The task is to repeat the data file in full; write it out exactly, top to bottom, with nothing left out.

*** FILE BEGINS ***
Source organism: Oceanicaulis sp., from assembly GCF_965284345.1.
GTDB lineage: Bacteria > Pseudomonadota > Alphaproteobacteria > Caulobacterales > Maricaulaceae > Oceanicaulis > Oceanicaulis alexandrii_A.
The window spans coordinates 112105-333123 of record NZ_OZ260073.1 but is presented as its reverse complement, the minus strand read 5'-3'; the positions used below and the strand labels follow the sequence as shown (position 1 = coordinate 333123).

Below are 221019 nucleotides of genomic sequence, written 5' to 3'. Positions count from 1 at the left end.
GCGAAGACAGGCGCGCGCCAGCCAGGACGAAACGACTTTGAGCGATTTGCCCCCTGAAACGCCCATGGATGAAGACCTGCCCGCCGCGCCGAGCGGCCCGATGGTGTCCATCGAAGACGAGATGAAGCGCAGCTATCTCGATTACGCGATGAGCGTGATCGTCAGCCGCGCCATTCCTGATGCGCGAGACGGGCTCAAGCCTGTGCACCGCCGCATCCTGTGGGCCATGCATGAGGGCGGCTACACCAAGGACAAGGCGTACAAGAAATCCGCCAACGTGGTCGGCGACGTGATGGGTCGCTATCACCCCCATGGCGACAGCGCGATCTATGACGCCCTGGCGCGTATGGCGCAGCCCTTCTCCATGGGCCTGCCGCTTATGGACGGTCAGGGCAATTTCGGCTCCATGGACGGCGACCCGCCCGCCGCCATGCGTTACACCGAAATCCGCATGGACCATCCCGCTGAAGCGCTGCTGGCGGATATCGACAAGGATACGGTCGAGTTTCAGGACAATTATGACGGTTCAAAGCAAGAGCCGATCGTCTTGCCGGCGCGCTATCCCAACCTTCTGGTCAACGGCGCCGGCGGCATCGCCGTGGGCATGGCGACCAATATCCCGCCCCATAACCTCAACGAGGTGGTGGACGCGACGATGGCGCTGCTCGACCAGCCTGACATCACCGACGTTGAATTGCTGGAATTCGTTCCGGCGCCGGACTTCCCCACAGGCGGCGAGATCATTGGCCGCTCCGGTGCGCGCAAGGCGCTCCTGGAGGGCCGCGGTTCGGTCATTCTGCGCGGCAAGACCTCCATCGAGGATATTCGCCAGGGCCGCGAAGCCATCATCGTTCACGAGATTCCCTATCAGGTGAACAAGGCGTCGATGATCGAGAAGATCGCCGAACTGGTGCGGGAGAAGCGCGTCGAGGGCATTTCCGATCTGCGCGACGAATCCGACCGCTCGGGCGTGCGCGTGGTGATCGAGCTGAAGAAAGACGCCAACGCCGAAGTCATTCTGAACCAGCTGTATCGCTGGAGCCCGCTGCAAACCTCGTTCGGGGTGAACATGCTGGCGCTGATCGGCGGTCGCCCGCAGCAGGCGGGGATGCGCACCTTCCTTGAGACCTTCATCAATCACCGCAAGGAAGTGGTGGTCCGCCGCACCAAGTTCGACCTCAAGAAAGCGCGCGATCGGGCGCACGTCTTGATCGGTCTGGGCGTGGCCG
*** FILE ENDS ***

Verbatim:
Source organism: Oceanicaulis sp., from assembly GCF_965284345.1.
GTDB lineage: Bacteria > Pseudomonadota > Alphaproteobacteria > Caulobacterales > Maricaulaceae > Oceanicaulis > Oceanicaulis alexandrii_A.
The window spans coordinates 112105-333123 of record NZ_OZ260073.1 but is presented as its reverse complement, the minus strand read 5'-3'; the positions used below and the strand labels follow the sequence as shown (position 1 = coordinate 333123).

Below are 221019 nucleotides of genomic sequence, written 5' to 3'. Positions count from 1 at the left end.
GCGAAGACAGGCGCGCGCCAGCCAGGACGAAACGACTTTGAGCGATTTGCCCCCTGAAACGCCCATGGATGAAGACCTGCCCGCCGCGCCGAGCGGCCCGATGGTGTCCATCGAAGACGAGATGAAGCGCAGCTATCTCGATTACGCGATGAGCGTGATCGTCAGCCGCGCCATTCCTGATGCGCGAGACGGGCTCAAGCCTGTGCACCGCCGCATCCTGTGGGCCATGCATGAGGGCGGCTACACCAAGGACAAGGCGTACAAGAAATCCGCCAACGTGGTCGGCGACGTGATGGGTCGCTATCACCCCCATGGCGACAGCGCGATCTATGACGCCCTGGCGCGTATGGCGCAGCCCTTCTCCATGGGCCTGCCGCTTATGGACGGTCAGGGCAATTTCGGCTCCATGGACGGCGACCCGCCCGCCGCCATGCGTTACACCGAAATCCGCATGGACCATCCCGCTGAAGCGCTGCTGGCGGATATCGACAAGGATACGGTCGAGTTTCAGGACAATTATGACGGTTCAAAGCAAGAGCCGATCGTCTTGCCGGCGCGCTATCCCAACCTTCTGGTCAACGGCGCCGGCGGCATCGCCGTGGGCATGGCGACCAATATCCCGCCCCATAACCTCAACGAGGTGGTGGACGCGACGATGGCGCTGCTCGACCAGCCTGACATCACCGACGTTGAATTGCTGGAATTCGTTCCGGCGCCGGACTTCCCCACAGGCGGCGAGATCATTGGCCGCTCCGGTGCGCGCAAGGCGCTCCTGGAGGGCCGCGGTTCGGTCATTCTGCGCGGCAAGACCTCCATCGAGGATATTCGCCAGGGCCGCGAAGCCATCATCGTTCACGAGATTCCCTATCAGGTGAACAAGGCGTCGATGATCGAGAAGATCGCCGAACTGGTGCGGGAGAAGCGCGTCGAGGGCATTTCCGATCTGCGCGACGAATCCGACCGCTCGGGCGTGCGCGTGGTGATCGAGCTGAAGAAAGACGCCAACGCCGAAGTCATTCTGAACCAGCTGTATCGCTGGAGCCCGCTGCAAACCTCGTTCGGGGTGAACATGCTGGCGCTGATCGGCGGTCGCCCGCAGCAGGCGGGGATGCGCACCTTCCTTGAGACCTTCATCAATCACCGCAAGGAAGTGGTGGTCCGCCGCACCAAGTTCGACCTCAAGAAAGCGCGCGATCGGGCGCACGTCTTGATCGGTCTGGGCGTGGCCG